SAN FRANCISCO (KPIX 5) — Documents reveal U.S. Sen. Kamala Harris was not alerted to certain sexual harassment claims against one of her close advisers while she headed up California’s Department of Justice as Attorney General.
One accused DOJ official, Larry Wallace, was working as a senior aide in Sen. Harris’ Sacramento office when the charge and subsequent $400,000 settlement came to light last week. Wallace immediately resigned and Harris denied knowing about the charge or settlement.
Wallace’s former assistant, Danielle Hartley, served the lawsuit on the DOJ in January 2017, so it appeared that Harris (and Wallace) had moved on to the Senate when the matter was settled in May 2017 by Harris’ replacement, Xavier Becerra. This timeline had helped to explain why Harris didn’t know about the allegations against Wallace, who was the director of the Division of Law Enforcement at the DOJ when the harassment allegedly occurred.
On Friday, Dec. 14, the Sacramento Bee reported, “an intake form from the Equal Employment Rights and Resolution Office, which oversees discrimination investigations and compliance at the Department of Justice, shows that the department was first notified on Oct. 3, 2016, of Danielle Hartley’s intent to pursue legal action.” According to the Bee, the form lists Wallace as Hartley’s boss and alleges she “experienced discrimination, harassment, retaliation, demotion.”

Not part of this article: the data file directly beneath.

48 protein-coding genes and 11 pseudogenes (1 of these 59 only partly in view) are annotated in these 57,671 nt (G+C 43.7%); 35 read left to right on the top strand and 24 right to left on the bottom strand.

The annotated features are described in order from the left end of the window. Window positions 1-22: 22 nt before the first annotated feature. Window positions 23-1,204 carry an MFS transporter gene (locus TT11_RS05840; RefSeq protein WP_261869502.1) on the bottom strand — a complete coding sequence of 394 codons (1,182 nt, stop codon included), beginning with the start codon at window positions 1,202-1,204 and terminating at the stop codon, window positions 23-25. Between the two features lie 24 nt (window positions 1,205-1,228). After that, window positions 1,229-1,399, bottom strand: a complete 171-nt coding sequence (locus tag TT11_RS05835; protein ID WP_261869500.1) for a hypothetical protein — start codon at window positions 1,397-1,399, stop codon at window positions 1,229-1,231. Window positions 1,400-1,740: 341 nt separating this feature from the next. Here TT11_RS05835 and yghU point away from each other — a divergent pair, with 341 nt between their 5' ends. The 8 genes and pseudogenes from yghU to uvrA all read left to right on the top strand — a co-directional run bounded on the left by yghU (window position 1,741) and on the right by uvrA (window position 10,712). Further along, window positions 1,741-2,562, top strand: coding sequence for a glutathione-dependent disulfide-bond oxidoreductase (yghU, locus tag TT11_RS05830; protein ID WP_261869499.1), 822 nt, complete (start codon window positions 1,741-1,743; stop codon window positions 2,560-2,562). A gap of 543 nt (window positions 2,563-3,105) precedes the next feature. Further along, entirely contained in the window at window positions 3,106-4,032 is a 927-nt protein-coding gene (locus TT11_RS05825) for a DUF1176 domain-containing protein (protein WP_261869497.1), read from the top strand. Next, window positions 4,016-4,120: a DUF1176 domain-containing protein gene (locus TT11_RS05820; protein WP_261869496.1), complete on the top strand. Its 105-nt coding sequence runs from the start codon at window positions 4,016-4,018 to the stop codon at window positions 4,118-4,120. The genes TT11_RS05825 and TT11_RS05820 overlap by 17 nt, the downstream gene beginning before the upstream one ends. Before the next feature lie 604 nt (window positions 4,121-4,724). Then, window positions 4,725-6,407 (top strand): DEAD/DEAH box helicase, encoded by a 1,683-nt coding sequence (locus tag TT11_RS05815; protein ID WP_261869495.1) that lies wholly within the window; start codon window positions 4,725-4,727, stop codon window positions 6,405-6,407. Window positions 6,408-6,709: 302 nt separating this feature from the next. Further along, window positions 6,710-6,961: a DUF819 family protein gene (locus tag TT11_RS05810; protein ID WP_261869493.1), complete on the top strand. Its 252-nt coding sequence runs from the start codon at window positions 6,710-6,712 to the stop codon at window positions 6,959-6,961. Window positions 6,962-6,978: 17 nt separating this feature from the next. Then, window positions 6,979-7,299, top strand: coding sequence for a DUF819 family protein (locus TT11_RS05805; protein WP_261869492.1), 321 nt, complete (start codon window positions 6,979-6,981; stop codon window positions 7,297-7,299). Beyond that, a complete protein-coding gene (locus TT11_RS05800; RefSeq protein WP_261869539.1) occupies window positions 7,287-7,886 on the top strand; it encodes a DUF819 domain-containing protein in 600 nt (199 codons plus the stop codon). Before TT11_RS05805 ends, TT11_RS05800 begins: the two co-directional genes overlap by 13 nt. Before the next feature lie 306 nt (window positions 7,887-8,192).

Harris admits that she should have been told about the claim, telling the Bee, “There’s no question I should have been informed about this. There’s no question. And there were ample opportunities when I could have been informed.” While serving as Attorney General, it does not appear that Harris issued any mandate directing the EER&R Office inform her about all harassment and discrimination claims involving high-level officials.
Being left out of the loop is nothing new for Harris. In 2008, when she was San Francisco’s district attorney, her office was accused of defrauding the federal government out of millions in grant funding. Harris said she had no idea there were issues with the grant money, claiming “staff had not told her about it.”
And in 2014, when Harris was the Attorney General, DOJ lawyers used some controversial arguments in a high profile lawsuit over early release for some California prisoners. When asked about the case Harris said she was “shocked” to find out what her own agency had argued.
Prof. Eric Schickler teaches political science at UC Berkeley and says Harris’s political future has not been hurt by the issue of Larry Wallace.
“Assuming this is an isolated incident and assuming Sen. Harris really didn’t know about it, it would be a blip,” he told KPIX.
“But if evidence comes out that she did know about it, that would be a real problem.”
Another potential problem? Harris getting rattled by recent events.
“What does sometimes happen to candidates is you have one kind of stumble and then another and then another and then people start having doubts,” said Prof. Schickler.
“I don’t think we’re at that point with Sen. Harris but that’s something you’d obviously want to look out for.”
He says this whole story shows how “expectations have changed regarding sexual harassment and discrimination. I think in the past politicians could essentially get away with not being as proactive.”
Harris has said she’ll made a decision about whether to run for president over the holidays.